It has been the coldest winter that I can ever remember yet somehow I feel warmer than I have in a really long time. ice-cube-md

Don’t get me wrong, I still wear my moon boots with my pajama pants to take the kids to school and I sit under an electric heated lap quilt most of the day. I’m not talking about being warmer physically.

I’m talking about warming up emotionally.

Somehow the giant piece of ice that froze around my heart when Luca died has slowly been melting.

Bit by bit it gets easier for me to deal with his loss. My heart is thawing and so is my anger and bitterness.

I’m not saying that I am forgetting my son who would turn 3 this April. Coping with the grief that has come with his loss is still an uphill battle I will continue to fight. But I’m slowly starting to realize that my life can be warm and happy even though he can’t be in it.

I was horrified when someone told me that time heals all wounds. Now, I am wondering if that’s partially true. Although I will forever carry the scar, I think my wound is slowly healing.

How can I tell that I’m thawing? I finally feel like living again.

For a long time I didn’t want to do anything. My life was all about making it through the day, the hour, the minute.

Now I want to run, chase and tickle my kids. I want to learn how to cook apple pies and warm, fluffy rolls. I want to imparare italiano. And I want to stay up late reading, learning and growing.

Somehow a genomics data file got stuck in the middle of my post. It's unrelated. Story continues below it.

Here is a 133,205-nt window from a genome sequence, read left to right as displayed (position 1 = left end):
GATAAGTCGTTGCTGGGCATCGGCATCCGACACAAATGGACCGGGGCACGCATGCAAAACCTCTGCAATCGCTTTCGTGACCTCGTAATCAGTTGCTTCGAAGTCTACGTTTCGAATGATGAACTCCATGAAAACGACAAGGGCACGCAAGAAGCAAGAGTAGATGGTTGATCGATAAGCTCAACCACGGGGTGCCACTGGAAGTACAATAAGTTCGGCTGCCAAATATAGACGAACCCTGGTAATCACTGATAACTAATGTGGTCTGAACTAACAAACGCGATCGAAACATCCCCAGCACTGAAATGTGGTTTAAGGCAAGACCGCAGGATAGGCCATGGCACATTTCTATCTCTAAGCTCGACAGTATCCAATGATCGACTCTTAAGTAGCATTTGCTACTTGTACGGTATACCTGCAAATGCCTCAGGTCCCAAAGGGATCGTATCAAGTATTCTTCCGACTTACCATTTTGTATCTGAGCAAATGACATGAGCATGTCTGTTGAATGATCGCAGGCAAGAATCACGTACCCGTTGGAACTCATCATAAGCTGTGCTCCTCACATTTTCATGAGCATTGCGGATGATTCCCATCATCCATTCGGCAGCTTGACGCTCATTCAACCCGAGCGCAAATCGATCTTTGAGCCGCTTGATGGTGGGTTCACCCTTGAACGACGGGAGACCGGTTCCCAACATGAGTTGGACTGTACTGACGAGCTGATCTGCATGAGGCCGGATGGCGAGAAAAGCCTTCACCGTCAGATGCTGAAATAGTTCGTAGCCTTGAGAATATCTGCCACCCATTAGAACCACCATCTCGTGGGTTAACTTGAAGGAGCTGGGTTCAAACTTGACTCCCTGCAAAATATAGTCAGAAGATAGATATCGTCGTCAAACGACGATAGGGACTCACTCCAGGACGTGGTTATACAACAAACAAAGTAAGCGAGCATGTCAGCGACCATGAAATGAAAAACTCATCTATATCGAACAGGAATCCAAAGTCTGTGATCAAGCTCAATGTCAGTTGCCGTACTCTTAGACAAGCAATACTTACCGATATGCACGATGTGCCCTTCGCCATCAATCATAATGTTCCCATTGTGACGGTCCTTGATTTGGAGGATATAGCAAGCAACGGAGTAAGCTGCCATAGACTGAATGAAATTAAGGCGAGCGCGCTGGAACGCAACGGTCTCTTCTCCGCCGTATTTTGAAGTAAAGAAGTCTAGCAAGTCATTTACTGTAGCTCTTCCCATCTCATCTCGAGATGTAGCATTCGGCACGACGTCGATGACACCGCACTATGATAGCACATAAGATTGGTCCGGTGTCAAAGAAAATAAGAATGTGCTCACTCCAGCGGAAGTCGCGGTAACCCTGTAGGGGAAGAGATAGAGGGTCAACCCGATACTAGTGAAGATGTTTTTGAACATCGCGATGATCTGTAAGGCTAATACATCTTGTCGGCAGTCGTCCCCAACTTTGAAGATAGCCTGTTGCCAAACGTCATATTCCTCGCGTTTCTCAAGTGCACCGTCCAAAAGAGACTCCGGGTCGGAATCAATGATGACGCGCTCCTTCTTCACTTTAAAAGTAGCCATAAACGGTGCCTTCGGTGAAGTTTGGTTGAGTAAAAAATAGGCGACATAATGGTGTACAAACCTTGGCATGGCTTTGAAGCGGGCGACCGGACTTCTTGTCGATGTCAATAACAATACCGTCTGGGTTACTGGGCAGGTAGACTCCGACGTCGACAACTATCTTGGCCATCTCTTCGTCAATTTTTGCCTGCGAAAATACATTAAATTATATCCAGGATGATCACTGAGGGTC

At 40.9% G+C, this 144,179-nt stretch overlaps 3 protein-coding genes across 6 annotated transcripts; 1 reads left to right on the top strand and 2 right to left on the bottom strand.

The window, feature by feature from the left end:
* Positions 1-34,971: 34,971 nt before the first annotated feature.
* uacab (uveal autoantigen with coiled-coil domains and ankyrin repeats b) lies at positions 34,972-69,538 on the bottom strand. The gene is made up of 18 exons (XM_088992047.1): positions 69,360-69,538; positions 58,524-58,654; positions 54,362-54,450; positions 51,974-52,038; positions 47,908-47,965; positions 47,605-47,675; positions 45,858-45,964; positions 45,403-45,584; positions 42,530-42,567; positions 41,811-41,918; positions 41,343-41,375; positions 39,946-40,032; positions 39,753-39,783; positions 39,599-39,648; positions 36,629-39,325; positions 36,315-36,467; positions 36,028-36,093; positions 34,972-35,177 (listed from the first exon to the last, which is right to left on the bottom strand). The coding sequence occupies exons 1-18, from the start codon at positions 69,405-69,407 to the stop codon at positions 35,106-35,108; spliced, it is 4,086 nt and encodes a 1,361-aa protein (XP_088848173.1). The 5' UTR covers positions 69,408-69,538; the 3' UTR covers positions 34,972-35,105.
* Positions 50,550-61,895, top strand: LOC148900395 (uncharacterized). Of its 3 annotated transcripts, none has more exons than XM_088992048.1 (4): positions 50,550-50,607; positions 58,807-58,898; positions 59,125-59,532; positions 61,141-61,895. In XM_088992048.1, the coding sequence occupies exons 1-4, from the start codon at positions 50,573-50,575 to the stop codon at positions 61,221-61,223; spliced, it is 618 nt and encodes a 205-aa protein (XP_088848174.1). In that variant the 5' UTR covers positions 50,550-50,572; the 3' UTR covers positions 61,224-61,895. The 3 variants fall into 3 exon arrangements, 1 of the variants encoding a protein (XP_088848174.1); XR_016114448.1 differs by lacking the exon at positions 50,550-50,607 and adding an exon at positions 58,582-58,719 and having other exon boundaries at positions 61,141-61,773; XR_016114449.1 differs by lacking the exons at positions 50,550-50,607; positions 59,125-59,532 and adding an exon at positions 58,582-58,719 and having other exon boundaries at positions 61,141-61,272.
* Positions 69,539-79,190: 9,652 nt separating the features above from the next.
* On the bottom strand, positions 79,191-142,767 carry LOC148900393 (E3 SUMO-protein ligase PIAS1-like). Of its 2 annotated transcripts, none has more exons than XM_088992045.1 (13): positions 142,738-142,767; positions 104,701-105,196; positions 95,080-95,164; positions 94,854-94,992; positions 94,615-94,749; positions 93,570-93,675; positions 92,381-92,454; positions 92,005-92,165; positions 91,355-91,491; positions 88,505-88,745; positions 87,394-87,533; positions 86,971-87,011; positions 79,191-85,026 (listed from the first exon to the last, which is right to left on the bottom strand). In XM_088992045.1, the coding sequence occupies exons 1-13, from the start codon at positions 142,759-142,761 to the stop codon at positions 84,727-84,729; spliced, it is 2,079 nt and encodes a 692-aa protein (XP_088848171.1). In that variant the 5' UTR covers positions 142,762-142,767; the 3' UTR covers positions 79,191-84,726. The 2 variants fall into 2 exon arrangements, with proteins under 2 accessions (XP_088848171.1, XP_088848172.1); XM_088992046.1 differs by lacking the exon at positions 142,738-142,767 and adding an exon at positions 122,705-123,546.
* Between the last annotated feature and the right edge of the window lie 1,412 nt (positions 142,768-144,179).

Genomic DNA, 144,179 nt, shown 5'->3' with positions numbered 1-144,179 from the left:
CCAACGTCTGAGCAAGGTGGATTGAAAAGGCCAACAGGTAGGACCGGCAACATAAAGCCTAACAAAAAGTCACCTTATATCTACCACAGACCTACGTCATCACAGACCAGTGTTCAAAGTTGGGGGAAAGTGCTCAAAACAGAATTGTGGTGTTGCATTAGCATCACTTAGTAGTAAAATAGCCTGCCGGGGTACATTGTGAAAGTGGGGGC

Every once in a while an ice piece will chip off and I’ll feel a chill again. Like when I start sewing tiny baby gowns to donate to other families who will experience a loss. Or when I hear on the news that Utah might ban wish lanterns. Or I visit a tiny rectangular headstone with my baby’s picture in the top right corner.

It’s then that I remember how cold my loss has made me. How lonely I am to see my baby again, if only for a moment.

But in a strange, unexplainable way, I am grateful for those ice chips. They remind me that Luca was real. They remind me that I am real.

Sometimes I get so busy wrapped up in my daily life that I stop and question if delivering my baby stillborn was all just a horrific nightmare.

Those sudden chills remind me that I am human and that I lost something I wanted deeply.

But those chips, while they chill me to the core, come and go. And while his loss was once all consuming, it is much less so now.

Much of my sorrow has transformed into curiosity. I think of my baby often and wonder what he would be like.

Would he love sharks like my oldest son? Would he dress as Peter Pan and challenge his 4-year-old Hook-loving brother?

Would we be fighting him to wear underwear and grow out of his pacifier? Would he cuddle to me during naptime?

Sometimes I sit back and day dream that he would do all of those things. And though thoughts of what Luca would have been like remind me of his absence, they also make me smile.

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